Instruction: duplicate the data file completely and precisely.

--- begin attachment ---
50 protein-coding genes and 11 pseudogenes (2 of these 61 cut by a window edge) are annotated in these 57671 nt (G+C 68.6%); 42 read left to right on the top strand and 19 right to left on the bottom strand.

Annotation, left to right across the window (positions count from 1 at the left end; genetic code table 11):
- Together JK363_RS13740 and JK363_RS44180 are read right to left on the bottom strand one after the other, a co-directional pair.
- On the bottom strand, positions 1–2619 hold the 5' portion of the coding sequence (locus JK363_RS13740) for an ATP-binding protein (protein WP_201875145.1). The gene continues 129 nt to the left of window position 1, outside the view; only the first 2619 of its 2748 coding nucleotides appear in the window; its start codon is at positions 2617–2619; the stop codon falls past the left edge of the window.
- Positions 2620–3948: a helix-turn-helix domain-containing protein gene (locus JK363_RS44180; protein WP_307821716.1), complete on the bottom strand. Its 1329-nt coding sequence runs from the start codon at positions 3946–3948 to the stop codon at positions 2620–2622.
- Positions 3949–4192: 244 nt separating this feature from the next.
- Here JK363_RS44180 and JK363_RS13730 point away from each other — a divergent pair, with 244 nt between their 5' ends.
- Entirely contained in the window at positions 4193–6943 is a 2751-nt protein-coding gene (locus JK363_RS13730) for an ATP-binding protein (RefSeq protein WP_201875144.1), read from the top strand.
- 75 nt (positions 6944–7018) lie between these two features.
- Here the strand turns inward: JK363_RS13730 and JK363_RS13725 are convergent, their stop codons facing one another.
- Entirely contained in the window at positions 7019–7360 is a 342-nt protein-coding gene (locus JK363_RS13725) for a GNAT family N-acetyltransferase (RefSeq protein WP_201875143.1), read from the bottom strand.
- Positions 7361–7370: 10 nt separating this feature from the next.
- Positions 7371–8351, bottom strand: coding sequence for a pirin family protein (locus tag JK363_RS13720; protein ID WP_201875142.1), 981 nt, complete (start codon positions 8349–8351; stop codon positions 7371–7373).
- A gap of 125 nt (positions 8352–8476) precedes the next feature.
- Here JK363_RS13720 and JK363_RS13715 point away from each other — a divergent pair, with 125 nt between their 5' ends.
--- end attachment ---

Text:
50 protein-coding genes and 11 pseudogenes (2 of these 61 cut by a window edge) are annotated in these 57671 nt (G+C 68.6%); 42 read left to right on the top strand and 19 right to left on the bottom strand.

Annotation, left to right across the window (positions count from 1 at the left end; genetic code table 11):
- Together JK363_RS13740 and JK363_RS44180 are read right to left on the bottom strand one after the other, a co-directional pair.
- On the bottom strand, positions 1–2619 hold the 5' portion of the coding sequence (locus JK363_RS13740) for an ATP-binding protein (protein WP_201875145.1). The gene continues 129 nt to the left of window position 1, outside the view; only the first 2619 of its 2748 coding nucleotides appear in the window; its start codon is at positions 2617–2619; the stop codon falls past the left edge of the window.
- Positions 2620–3948: a helix-turn-helix domain-containing protein gene (locus JK363_RS44180; protein WP_307821716.1), complete on the bottom strand. Its 1329-nt coding sequence runs from the start codon at positions 3946–3948 to the stop codon at positions 2620–2622.
- Positions 3949–4192: 244 nt separating this feature from the next.
- Here JK363_RS44180 and JK363_RS13730 point away from each other — a divergent pair, with 244 nt between their 5' ends.
- Entirely contained in the window at positions 4193–6943 is a 2751-nt protein-coding gene (locus JK363_RS13730) for an ATP-binding protein (RefSeq protein WP_201875144.1), read from the top strand.
- 75 nt (positions 6944–7018) lie between these two features.
- Here the strand turns inward: JK363_RS13730 and JK363_RS13725 are convergent, their stop codons facing one another.
- Entirely contained in the window at positions 7019–7360 is a 342-nt protein-coding gene (locus JK363_RS13725) for a GNAT family N-acetyltransferase (RefSeq protein WP_201875143.1), read from the bottom strand.
- Positions 7361–7370: 10 nt separating this feature from the next.
- Positions 7371–8351, bottom strand: coding sequence for a pirin family protein (locus tag JK363_RS13720; protein ID WP_201875142.1), 981 nt, complete (start codon positions 8349–8351; stop codon positions 7371–7373).
- A gap of 125 nt (positions 8352–8476) precedes the next feature.
- Here JK363_RS13720 and JK363_RS13715 point away from each other — a divergent pair, with 125 nt between their 5' ends.